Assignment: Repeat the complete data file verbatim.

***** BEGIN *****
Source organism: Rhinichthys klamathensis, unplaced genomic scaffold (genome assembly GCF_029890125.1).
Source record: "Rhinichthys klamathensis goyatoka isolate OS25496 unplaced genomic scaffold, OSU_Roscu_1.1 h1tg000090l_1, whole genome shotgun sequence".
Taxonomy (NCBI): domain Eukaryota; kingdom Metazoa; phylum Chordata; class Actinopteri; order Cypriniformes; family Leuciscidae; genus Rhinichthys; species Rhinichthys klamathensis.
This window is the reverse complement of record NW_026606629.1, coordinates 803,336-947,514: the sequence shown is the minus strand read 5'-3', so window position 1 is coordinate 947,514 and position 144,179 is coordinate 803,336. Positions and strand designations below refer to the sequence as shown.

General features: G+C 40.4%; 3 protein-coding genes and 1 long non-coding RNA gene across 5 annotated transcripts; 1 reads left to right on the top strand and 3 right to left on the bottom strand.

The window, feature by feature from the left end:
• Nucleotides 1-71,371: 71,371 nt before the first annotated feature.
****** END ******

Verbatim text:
Source organism: Rhinichthys klamathensis, unplaced genomic scaffold (genome assembly GCF_029890125.1).
Source record: "Rhinichthys klamathensis goyatoka isolate OS25496 unplaced genomic scaffold, OSU_Roscu_1.1 h1tg000090l_1, whole genome shotgun sequence".
Taxonomy (NCBI): domain Eukaryota; kingdom Metazoa; phylum Chordata; class Actinopteri; order Cypriniformes; family Leuciscidae; genus Rhinichthys; species Rhinichthys klamathensis.
This window is the reverse complement of record NW_026606629.1, coordinates 803,336-947,514: the sequence shown is the minus strand read 5'-3', so window position 1 is coordinate 947,514 and position 144,179 is coordinate 803,336. Positions and strand designations below refer to the sequence as shown.

General features: G+C 40.4%; 3 protein-coding genes and 1 long non-coding RNA gene across 5 annotated transcripts; 1 reads left to right on the top strand and 3 right to left on the bottom strand.

The window, feature by feature from the left end:
• Nucleotides 1-71,371: 71,371 nt before the first annotated feature.